Veniamin Kaverin

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Veniamin Alexandrovich Kaverin (Russian: Вениамин Александрович Каверин; real name – Вениамин Абелевич Зильбер, or Veniamin Abelevich Zilber)[2](April 19 [O.S. April 6] 1902, Pskov – May 2, 1989, Moscow) was a Soviet writer associated with the early 1920s movement of the Serapion Brothers.

Kaverin was born in a family of kapellmeister of the 96th Infantry Regiment out of Omsk, Abel Abramovich Zilber and his wife Hana Girshevna Desson who owned a chain of music stores. His older sister, Leia Abelevna Zilber, married Yury Tynyanov who was a classmate of the Kaverin's older brother Lev Zilber.

Kaverin studied at the Pskov Governorate Gymnasium and in 1923 graduated the Leningrad Institute of Live Oriental Languages, specializing in Arabic. In 1924 he also graduated the history and philology faculty Leningrad State University. During that time was close with the OPOJAZ members. Kaverin also married the younger sister of Yury Tynyanov, Lidia and had two children Natalia and Nikolay.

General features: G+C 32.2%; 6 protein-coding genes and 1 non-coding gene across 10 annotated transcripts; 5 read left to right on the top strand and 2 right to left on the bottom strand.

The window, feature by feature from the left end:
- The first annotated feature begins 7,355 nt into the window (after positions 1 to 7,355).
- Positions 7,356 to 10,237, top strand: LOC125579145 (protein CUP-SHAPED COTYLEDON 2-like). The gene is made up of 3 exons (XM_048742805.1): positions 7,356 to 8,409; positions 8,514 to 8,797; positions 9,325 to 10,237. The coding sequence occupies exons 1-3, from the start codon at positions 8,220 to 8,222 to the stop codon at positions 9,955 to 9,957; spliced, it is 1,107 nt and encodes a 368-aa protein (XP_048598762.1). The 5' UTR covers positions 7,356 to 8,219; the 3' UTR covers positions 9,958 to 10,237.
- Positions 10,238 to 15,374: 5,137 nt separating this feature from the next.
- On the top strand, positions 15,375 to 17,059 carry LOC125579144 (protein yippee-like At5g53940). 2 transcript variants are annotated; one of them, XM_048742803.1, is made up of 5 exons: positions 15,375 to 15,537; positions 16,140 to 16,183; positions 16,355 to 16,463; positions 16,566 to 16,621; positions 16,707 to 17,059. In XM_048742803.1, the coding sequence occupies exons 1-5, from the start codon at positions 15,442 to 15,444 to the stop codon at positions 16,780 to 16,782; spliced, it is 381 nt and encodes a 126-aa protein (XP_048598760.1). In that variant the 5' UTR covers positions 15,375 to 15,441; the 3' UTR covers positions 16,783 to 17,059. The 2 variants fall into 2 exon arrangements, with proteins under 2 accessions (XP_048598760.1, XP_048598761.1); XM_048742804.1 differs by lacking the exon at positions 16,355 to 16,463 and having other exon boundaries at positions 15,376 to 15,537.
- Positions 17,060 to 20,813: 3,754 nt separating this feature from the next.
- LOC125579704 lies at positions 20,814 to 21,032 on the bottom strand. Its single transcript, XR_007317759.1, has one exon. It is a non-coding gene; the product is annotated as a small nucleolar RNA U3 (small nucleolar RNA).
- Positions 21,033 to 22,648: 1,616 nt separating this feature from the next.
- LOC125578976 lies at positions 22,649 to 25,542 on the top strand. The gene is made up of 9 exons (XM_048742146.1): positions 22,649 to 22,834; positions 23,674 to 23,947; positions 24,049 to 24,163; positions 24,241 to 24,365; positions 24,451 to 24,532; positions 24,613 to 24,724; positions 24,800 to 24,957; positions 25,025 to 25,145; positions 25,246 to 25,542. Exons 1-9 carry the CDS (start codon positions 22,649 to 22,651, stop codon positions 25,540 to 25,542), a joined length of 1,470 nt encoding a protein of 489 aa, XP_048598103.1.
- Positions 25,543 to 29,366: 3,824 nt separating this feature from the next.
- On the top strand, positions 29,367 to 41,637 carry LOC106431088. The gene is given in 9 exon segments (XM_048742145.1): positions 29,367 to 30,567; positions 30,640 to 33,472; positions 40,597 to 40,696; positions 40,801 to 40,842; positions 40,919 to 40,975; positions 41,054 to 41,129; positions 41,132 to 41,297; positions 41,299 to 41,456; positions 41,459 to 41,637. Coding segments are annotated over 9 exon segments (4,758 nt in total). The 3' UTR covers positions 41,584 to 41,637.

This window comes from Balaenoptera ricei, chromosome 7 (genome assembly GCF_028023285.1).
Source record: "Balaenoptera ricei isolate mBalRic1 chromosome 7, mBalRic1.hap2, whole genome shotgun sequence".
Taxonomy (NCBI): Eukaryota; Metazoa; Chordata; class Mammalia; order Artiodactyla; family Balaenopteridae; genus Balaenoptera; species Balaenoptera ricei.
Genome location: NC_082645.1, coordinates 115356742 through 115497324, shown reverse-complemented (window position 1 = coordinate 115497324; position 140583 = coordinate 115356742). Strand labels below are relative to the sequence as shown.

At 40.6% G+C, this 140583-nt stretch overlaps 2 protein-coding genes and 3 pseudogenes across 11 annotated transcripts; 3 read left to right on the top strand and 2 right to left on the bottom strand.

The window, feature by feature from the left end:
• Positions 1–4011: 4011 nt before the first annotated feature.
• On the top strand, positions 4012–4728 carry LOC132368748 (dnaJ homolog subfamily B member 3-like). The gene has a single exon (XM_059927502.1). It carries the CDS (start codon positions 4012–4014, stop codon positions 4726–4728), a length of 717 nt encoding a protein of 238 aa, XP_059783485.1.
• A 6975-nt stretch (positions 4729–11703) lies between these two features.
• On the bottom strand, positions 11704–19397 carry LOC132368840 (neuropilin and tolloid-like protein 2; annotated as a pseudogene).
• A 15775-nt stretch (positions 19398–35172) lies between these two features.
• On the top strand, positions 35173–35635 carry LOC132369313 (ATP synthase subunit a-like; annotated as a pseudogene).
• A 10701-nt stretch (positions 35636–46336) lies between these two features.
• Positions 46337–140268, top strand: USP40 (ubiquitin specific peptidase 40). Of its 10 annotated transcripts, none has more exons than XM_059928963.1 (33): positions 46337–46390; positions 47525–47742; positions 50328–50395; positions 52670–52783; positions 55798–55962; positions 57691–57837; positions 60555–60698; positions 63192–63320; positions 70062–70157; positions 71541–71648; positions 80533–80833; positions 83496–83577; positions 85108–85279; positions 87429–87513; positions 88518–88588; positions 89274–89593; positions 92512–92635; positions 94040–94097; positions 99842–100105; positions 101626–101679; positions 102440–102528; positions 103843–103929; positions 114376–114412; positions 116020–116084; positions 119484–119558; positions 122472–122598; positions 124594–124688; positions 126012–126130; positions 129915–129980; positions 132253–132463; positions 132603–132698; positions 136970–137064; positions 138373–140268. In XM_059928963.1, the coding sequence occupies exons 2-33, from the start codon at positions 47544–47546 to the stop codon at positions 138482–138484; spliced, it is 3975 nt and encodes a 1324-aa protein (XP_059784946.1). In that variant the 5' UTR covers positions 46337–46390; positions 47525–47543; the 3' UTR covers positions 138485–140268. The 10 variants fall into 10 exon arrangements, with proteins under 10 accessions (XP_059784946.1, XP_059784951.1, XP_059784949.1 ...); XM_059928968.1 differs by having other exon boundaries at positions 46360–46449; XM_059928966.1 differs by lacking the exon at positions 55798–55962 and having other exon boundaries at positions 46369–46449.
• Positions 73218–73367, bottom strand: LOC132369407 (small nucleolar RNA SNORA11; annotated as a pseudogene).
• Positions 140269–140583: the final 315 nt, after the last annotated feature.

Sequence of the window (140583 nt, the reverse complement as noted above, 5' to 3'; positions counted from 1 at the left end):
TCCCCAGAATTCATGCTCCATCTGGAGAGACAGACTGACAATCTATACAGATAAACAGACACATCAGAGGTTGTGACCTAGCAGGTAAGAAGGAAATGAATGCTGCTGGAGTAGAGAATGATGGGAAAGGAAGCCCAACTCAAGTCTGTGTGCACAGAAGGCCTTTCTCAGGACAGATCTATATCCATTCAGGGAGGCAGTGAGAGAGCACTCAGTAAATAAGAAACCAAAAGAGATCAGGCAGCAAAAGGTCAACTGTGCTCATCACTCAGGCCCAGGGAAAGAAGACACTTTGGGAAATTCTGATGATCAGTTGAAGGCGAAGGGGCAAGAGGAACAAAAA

During the WWII evacuation in Yaroslavl, Kaverin completed his best-known novel, The Two Captains (1938–44), which colourfully recounts the adventures of Russian polar explorers before and after the Revolution. The book, awarded the Stalin Prize in 1946, was reissued 42 times in 25 years and was adapted for the screen twice, in 1955 and 1976. In 1966, Kaverin published a revised version of his 1929 study of Osip Senkovsky, Baron Brambeus. Later, he worked on his reminiscences about the literary milieu of the 1920s, which contained passages highly critical of Soviet policies in literature[citation needed].

As The Moscow News commented on his centenary, "Kaverin showed that even under the worst of conditions it is possible to retain one's human qualities and decency. His example is a reproach to so many other Soviet writers who sold their souls to the regime and committed reprehensible public acts". [1]

Kaverin is buried at the Vagankovo Cemetery in Moscow.

English translations

  • Open Book, Lawrence & Wishart, 1955.
  • The Unknown Artist, Hyperion Press, 1973.
  • Two Captains, Raduga Publishers, 1989.
  • Two Captains, Fredonia Books, 2003.


External links